Yesterday was a beautiful day for a Jazz Feast, but that annual event at Palmer Square slipped into history a couple years ago. In its place is Music Fest, whose program this year looked longingly backwards towards bygone eras of jazz and rock. Gone is the mix of young jazz talent and veteran performers. I listened briefly to the one jazzish group on the bill. A crooner imitated Frank Sinatra well in voice, and the band dutifully played down classic arrangements by Neal Hefti and Nelson Riddle. There was not one solo, just a trip down memory lane. I felt sad and moved on. All this sentimentalism made me want to go back to a not so distant past when Palmer Square was generously bringing us jazz that had a past, present and a future.
Just down Nassau Street, I stopped at the native prairie growing above the renovated underground portions of the Princeton University library. It was planted in homage to Betsy Stockton. Once the slave of a university president, she was freed and went on to found a school for African American students in Princeton, and helped found the Witherspoon Street Presbyterian Church.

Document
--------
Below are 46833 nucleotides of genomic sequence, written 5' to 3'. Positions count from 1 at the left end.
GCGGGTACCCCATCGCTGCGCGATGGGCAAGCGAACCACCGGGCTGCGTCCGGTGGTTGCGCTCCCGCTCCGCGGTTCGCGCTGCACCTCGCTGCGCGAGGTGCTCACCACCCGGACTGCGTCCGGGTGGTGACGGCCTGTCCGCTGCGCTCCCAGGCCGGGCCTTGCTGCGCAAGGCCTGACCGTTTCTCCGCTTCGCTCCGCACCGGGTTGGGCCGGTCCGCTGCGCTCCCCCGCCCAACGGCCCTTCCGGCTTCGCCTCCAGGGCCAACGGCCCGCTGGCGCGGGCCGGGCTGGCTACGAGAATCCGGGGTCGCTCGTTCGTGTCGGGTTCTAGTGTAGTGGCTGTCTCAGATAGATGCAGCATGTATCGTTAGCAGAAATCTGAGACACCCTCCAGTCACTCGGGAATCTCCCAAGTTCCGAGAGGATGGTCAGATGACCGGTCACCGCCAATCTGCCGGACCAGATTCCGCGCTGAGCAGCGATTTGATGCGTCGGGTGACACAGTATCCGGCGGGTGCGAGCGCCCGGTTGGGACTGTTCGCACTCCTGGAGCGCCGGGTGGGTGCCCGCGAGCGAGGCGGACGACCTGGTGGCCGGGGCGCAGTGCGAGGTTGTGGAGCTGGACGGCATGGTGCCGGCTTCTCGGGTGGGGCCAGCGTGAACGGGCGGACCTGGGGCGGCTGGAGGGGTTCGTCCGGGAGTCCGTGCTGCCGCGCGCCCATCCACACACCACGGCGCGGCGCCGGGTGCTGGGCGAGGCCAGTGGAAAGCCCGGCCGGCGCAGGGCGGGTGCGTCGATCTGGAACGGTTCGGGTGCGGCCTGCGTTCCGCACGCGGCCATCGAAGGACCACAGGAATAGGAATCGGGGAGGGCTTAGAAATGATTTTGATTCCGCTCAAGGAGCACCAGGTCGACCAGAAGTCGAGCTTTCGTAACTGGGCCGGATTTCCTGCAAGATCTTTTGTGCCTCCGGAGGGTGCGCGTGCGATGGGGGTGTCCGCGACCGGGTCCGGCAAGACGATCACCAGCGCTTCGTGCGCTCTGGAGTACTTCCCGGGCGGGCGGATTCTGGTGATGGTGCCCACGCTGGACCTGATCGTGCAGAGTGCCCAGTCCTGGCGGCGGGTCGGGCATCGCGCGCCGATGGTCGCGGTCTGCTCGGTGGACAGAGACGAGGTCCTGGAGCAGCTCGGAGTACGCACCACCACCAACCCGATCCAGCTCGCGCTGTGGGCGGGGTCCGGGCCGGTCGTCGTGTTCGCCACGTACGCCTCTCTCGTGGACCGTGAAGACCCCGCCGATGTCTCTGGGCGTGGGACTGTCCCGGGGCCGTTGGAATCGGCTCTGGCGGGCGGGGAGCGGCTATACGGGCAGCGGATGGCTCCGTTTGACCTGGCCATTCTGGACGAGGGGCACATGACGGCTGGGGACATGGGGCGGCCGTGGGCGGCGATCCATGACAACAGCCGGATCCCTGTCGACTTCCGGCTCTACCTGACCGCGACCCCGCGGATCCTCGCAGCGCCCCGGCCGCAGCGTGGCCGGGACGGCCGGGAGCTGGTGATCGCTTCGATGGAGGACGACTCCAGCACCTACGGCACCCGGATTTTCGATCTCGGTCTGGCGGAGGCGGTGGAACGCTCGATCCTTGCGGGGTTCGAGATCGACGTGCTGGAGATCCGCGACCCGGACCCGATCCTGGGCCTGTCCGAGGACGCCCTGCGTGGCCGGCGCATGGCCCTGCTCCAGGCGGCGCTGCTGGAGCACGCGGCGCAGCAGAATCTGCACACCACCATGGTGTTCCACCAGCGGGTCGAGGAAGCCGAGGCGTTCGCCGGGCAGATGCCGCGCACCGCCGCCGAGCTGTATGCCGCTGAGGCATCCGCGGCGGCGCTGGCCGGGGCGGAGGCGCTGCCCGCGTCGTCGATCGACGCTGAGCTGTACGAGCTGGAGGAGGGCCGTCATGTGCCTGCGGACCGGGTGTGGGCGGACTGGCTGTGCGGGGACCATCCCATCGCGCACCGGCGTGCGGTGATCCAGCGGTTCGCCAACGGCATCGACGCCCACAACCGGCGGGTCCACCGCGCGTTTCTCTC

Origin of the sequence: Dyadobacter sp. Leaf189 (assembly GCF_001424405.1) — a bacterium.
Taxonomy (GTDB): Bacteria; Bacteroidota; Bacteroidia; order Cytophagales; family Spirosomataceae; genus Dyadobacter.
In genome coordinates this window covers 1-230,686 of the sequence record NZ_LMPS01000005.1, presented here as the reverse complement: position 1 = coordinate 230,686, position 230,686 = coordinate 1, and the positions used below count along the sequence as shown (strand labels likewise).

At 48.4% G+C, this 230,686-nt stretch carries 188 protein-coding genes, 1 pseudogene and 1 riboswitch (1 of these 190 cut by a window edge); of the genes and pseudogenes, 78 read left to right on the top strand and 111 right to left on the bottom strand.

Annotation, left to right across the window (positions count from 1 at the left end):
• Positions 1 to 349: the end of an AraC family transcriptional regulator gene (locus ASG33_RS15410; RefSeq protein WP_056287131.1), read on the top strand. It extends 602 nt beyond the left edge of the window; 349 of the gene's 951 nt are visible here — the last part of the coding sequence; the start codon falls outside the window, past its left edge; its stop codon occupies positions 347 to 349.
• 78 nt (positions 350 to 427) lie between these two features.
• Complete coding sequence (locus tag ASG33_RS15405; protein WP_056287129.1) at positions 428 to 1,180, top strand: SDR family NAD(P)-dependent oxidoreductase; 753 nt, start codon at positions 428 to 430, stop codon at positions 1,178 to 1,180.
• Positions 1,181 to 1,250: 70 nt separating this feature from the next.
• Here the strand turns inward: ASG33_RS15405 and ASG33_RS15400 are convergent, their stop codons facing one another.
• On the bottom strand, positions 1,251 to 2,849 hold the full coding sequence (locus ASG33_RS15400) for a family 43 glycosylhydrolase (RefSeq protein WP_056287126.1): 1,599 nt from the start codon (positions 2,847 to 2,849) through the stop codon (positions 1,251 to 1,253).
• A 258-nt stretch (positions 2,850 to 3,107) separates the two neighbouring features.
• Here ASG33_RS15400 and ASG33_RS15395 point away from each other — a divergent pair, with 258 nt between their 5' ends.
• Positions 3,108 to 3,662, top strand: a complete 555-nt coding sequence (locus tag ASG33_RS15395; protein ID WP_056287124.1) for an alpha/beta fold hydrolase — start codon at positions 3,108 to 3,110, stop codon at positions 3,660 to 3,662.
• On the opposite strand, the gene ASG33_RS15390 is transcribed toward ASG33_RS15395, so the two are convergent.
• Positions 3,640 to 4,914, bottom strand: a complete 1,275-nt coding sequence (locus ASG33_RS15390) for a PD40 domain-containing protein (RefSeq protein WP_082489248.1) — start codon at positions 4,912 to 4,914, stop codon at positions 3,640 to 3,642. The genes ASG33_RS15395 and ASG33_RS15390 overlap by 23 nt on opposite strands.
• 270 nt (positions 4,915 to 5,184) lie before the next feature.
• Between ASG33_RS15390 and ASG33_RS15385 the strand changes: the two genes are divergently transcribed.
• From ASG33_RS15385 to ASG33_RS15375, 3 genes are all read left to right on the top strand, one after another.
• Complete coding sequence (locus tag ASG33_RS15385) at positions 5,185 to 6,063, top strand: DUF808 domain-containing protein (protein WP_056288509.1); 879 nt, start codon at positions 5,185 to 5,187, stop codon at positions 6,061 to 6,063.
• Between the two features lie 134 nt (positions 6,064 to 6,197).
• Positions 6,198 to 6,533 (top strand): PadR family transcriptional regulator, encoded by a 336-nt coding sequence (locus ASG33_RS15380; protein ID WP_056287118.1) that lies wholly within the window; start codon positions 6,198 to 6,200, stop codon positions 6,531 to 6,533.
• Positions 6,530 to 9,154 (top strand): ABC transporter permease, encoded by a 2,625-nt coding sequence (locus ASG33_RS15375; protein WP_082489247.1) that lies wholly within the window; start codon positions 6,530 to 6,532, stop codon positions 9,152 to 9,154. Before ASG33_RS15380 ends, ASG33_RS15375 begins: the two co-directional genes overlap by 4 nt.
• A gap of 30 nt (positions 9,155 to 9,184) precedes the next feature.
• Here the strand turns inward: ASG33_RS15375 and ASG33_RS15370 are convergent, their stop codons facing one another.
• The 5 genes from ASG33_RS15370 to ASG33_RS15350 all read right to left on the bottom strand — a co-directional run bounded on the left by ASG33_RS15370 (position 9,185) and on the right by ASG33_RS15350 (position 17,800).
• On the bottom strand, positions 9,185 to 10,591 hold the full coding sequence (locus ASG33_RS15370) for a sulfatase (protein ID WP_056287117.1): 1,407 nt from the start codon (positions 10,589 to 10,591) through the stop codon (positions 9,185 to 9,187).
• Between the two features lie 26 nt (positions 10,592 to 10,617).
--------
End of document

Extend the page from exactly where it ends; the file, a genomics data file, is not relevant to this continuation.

The prairie, a complex planting, is being maintained well by the university, and pollinators were feasting on the asters, while I, a jazz lover, was in fast mode.
In more ways than jazz, in the past there was a future. We honor the past by looking forward as well as back. For jazz fasters in Princeton, outdoor jazz may start blooming in April, not September, and be on the gown side of the town/gown Nassau Street divide. Saxophonist Rudresh Mahanthappa is doing great things as director of Jazz at Princeton University, including the second annual jazz festival on campus, April 18, 2020.